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Utah regulators are ordering a company operating a gravel mine at Point of the Mountain, straddling the Salt Lake County-Utah County line, to halt work outside of its permitted area.

"The Division [of Oil, Gas and Mining, or DOGM] is going to issue a cessation order to Geneva Rock, but it just covers the area outside their permitted area," agency spokeswoman Hollie Brown said Wednesday.

"We have looked at the map, and it was decided that they are mining just outside of the permitted area, so there will be the cessation order. So they can still mine, just not in the area in question," Brown said. "They'll have to stop until they are in compliance."

Geneva had a permit on the Utah County side of the mine but crossed into a Salt Lake County portion, where it is not permitted, Brown said.

A spokesman for Geneva Rock had no comment Wednesday.

The mining regulatory agency began looking into the Point of the Mountain gravel operations in response to a Draper resident's allegations that Geneva Rock was operating outside the authorized area.

Adrian Dybwad, an opponent of the company's pending request to rezone a 189-acre area to expand its existing gravel pit, says Geneva Rock has gone beyond agreements it made with the state in 2009 and Lehi in 2011.

Dybwad, after reviewing maps and other records, said he believed the company was mining the north side of the old Radio Tower Mountain, an area he describes as north of the boundaries set by Lehi and east of boundaries on the Salt Lake County side.

The company denied it was conducting any unauthorized mining.

Dybwad appeared before the state air quality board during a Wednesday board meeting to relay his concerns about the dust and its potential to contribute to both the state's ongoing struggle to meet federal standards for particulate pollution and related health risks. The dust, he said, was thought to contain elevated levels of arsenic and uranium and posed significant health risks. But the Utah Division of Air Quality has no monitors in the area to determine the level of pollution coming off of the mine.

Bo Call, an air monitoring manager for the agency, confirmed there is no monitoring station in the area.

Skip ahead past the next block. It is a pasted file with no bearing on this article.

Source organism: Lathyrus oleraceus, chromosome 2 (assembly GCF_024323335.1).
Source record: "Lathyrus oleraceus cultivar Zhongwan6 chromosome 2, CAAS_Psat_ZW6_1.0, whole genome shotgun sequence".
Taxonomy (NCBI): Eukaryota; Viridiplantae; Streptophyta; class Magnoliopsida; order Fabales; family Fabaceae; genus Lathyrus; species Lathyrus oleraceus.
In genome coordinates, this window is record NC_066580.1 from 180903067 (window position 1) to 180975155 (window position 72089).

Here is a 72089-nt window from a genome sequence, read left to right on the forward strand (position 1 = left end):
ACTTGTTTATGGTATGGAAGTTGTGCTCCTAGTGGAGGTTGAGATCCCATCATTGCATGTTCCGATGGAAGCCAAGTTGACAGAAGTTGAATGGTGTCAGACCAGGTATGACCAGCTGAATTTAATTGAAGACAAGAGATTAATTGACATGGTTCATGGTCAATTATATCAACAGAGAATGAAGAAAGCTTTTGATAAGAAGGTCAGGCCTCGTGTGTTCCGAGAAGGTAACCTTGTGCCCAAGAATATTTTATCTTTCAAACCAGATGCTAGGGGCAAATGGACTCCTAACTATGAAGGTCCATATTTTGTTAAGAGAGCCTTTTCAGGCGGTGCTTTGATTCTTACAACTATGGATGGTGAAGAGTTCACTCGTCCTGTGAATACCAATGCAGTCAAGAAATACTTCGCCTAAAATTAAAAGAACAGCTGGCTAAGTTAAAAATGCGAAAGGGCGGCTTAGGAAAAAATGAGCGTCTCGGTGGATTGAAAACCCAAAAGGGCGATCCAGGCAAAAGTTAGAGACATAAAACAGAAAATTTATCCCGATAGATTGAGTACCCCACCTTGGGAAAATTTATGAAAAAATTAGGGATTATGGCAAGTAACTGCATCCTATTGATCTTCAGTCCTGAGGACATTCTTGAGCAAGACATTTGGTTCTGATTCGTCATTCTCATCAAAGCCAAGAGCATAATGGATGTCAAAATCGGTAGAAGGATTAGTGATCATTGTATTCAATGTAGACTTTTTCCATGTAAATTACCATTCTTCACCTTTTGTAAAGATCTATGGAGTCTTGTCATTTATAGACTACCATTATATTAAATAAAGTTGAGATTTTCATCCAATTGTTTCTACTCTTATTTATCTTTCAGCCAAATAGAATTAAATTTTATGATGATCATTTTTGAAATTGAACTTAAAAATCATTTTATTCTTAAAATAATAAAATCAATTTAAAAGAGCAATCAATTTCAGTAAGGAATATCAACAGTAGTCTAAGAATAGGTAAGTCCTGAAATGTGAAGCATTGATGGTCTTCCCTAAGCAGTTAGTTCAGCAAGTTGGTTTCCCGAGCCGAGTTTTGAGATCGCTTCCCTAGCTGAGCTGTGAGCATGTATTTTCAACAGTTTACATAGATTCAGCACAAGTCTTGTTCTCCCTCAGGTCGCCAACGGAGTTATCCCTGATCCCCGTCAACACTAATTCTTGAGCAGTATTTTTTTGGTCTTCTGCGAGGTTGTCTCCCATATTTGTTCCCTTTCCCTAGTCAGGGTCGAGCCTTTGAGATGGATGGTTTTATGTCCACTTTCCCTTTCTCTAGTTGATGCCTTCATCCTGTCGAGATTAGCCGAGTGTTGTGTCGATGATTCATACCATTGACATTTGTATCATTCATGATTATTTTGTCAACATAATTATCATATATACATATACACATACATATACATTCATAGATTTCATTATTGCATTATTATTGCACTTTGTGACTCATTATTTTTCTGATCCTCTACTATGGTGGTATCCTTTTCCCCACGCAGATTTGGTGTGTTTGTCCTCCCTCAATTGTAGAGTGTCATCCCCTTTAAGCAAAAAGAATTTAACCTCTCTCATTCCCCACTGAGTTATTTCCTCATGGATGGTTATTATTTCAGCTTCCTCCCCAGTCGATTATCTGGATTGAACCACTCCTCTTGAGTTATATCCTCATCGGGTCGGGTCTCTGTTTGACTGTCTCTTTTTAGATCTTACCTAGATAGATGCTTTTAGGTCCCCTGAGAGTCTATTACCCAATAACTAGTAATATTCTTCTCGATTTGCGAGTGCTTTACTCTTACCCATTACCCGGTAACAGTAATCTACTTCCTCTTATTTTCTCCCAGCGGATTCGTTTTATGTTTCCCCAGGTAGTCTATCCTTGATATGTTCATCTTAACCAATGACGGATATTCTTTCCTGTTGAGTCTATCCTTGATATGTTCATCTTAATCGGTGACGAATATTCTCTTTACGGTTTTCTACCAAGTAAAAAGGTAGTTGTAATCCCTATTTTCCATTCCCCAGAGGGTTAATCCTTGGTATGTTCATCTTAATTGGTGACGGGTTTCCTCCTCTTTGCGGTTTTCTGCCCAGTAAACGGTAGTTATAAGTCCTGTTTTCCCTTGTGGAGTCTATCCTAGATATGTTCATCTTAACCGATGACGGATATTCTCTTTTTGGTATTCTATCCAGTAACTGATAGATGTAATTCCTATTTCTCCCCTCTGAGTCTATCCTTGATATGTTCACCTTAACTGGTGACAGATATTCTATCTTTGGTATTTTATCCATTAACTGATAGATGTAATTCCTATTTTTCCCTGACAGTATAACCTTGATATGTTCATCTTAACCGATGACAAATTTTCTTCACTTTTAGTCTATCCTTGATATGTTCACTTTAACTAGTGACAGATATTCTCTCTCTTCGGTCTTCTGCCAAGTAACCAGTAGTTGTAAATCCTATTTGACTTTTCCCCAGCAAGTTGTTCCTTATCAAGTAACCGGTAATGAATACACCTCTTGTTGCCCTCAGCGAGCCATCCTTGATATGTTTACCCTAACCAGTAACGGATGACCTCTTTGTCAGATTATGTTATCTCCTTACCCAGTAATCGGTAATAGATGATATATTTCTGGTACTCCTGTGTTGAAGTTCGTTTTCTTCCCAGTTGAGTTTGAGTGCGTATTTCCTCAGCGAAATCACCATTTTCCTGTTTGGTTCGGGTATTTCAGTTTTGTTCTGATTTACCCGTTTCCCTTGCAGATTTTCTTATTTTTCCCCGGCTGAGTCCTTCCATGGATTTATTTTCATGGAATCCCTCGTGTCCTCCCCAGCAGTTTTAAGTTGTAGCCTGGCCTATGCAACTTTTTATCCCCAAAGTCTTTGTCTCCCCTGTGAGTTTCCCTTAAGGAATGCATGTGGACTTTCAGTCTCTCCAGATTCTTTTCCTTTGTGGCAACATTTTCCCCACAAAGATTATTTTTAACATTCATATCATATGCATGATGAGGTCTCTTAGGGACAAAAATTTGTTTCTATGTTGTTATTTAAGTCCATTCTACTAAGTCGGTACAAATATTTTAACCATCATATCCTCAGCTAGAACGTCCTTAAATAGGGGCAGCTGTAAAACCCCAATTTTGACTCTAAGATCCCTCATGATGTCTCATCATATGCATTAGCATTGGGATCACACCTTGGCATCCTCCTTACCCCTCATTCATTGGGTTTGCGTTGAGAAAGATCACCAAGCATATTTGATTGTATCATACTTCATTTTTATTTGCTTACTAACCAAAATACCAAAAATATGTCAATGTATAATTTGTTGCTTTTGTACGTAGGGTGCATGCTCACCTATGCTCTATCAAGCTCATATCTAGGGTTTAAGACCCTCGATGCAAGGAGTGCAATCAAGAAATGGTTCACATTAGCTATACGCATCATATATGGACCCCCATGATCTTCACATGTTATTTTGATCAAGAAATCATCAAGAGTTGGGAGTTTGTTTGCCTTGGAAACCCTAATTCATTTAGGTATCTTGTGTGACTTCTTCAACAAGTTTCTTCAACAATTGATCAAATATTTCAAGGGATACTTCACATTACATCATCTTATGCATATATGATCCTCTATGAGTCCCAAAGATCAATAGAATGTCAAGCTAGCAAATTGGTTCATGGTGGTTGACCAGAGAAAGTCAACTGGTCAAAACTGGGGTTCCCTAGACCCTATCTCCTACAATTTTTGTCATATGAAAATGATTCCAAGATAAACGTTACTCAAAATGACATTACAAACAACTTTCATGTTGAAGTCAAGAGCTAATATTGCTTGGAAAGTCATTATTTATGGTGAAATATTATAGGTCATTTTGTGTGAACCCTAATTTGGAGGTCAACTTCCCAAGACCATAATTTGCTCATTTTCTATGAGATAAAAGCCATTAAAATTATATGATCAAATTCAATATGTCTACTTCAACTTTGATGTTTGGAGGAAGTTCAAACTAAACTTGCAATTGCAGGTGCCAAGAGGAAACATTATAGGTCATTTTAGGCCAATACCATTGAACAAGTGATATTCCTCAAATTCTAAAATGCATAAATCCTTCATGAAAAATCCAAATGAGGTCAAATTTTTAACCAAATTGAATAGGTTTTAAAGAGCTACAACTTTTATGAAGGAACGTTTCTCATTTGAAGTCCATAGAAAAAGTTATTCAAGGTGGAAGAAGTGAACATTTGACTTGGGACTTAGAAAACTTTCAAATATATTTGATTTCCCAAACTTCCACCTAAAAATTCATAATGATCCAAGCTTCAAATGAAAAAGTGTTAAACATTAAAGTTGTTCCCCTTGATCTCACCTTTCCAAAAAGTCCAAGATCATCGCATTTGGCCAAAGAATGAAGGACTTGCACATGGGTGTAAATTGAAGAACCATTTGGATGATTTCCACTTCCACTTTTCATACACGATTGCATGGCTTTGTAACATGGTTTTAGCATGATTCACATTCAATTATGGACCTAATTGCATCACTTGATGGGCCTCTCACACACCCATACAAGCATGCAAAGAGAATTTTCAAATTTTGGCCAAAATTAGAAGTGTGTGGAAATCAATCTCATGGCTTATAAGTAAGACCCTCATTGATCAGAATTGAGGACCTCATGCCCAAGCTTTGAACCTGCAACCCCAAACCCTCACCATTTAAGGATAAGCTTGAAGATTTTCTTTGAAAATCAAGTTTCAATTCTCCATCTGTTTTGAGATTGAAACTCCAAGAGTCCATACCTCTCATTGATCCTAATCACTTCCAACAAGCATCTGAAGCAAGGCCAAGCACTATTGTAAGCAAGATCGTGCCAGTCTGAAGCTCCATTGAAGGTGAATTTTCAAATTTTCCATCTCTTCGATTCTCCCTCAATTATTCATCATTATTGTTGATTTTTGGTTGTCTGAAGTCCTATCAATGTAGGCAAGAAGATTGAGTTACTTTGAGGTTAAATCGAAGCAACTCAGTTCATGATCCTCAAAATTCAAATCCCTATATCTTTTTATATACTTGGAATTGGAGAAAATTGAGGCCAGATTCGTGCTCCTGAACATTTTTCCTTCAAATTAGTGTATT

"We have never sampled around Point of the Mountain for particulate matter," he told the air quality board.

Call said the department is looking at the possibility of setting up an air monitoring station in Bluffdale.

Dybwad called on the board to amend existing air quality rules to require mining operations to cease operations or mitigate dust pollution — by wetting loose material or by other means — during times of high winds to protect the airshed.

Meanwhile, Draper has scheduled a Nov. 10 public hearing on the gravel-pit rezoning and expansion issue.

Some residents have complained about the proposed expansion because of concerns of airborne silica dust from the operation, as well as fears that the work could alter mountain wind currents at a flight park popular with hang gliders and paragliders.

Brown, the public information officer for DOGM, said the cessation order is the only consequence of the company's unauthorized operations presently, but that there also could be a fine.

"But Geneva Rock does have the opportunity for appeal," she noted. "So if they do not agree with our decision or our findings, they can come back and appeal that."

Brent Sumsion, a representative of Geneva Rock, said Tuesday, before DOGM announced the order, the company has not mined outside of permitted boundaries. He told the Draper Planning Commission on Sept. 10 that the company is working within its authorized area as he presented Geneva Rock's rezoning request, and he affirmed that Tuesday.

Contacted Wednesday by The Tribune, he had no comment.

Draper Mayor Troy Walker blocked public comment from about 30 residents on the gravel-pit expansion proposal at a Sept. 15 City Council meeting, saying the issue was not on the agenda and not properly before the council.

But Draper's Nov. 10 public hearing at the City Council meeting will include information addressing concerns on air quality, a conservation easement for land preservation, historical rights to run sand and gravel operations, and potential impacts on wind patterns.

Draper City Manager David Dobbins said in an interview last week that the city was "not aware" of any violations by Geneva Rock, but "if someone has any information that they are [in violation], then we would certainly work with the state to resolve that matter."